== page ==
Boppin’ and Blog Hoppin’: Day Five

Who was your first character to go from 1st level to the highest possible level in a given edition/What’s the highest level character you’ve ever run?

This is another question that’s profoundly affected by my mostly playing DnD as either a DM or in a PbP capacity. I’ve started lots, I mean lots, of characters. In college I was probably rolling up characters for between three and eight games a month. That was even more dramatic once 4e rolled around, because getting into PbP on the ground floor meant that we burned through a huge chunk of the available permutations in a few months. New books would drop, folks would descend on them like locusts, and then we’d all be crawling over each other, buzzing, waiting for the next thing. Luckily, one good quality in PbPs is the speed with which you can get a higher-level campaign up and running; this helps alleviate one bad quality of PbPs, which is that they tend to take forever to advance. I’ve rolled more characters than I’ve leveled by a factor of 20, if not more. That’s true even if the game adopts some fairly generous advancement-speeding policies.

As an example, in researching the answer to this question I cracked open my Myth-Weavers character sheet list and looked at how high one of my longest-running characters made it. He was in an incredible Deadwood-themed 4e Pathfinder game set in the River Kingdoms, and he accidentally came out as a sort of pastiche of Wu from Deadwood, but with a weird Matrix vibe to the whole thing. I loved playing him, that campaign ran for months, started at level one…and according to the sheet when we finished he was halfway to level six. That means that in terms of raw leveling, Blordik Fechual, Dragonslayer, is my highest-leveled character at a whopping eight.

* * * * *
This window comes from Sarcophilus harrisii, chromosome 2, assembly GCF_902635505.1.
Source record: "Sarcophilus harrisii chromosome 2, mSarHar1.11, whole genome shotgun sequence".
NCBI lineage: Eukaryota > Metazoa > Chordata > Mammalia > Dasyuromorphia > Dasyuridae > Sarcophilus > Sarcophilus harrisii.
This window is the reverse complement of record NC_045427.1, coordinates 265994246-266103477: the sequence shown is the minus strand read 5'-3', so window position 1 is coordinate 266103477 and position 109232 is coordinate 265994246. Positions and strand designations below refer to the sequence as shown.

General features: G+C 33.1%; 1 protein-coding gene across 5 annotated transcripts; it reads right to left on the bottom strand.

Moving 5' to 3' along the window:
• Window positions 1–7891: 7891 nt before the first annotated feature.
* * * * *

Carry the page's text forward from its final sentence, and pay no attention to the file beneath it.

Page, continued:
However, there were plenty of Paragon-level 4th games, and mid-teens or low-twenties 3.x games. At one point in the old days, on the Pits of Evil, some friends and I ran a game where we built up low-level gods; my character, Hamelin, was built from a pair of custom basic classes, into a custom PrC, into a custom Epic class. He never actually showed up in the game, which I think was played at around level 32; he did all of his interacting through one of his four animal companions, a giant dire rat built like a golden-masked gazelle with a bladed tail who had a handful of druid levels and thus, through wild shape, appeared as a charming and erudite elf. That level of ridiculousness is why I don’t much hunger for epic games! It was fun as a collaborative fiction exercise, but we never finished posturing with our respective badasses and got to actually rolling dice for any purpose related to an actual threat. The flipside can also be a thing; I rolled a 21st level character to sub into a 4e Epic game, and we never finished the one fight that I entered into. Game ground to a halt after like a month.

High level characters: not my thing!

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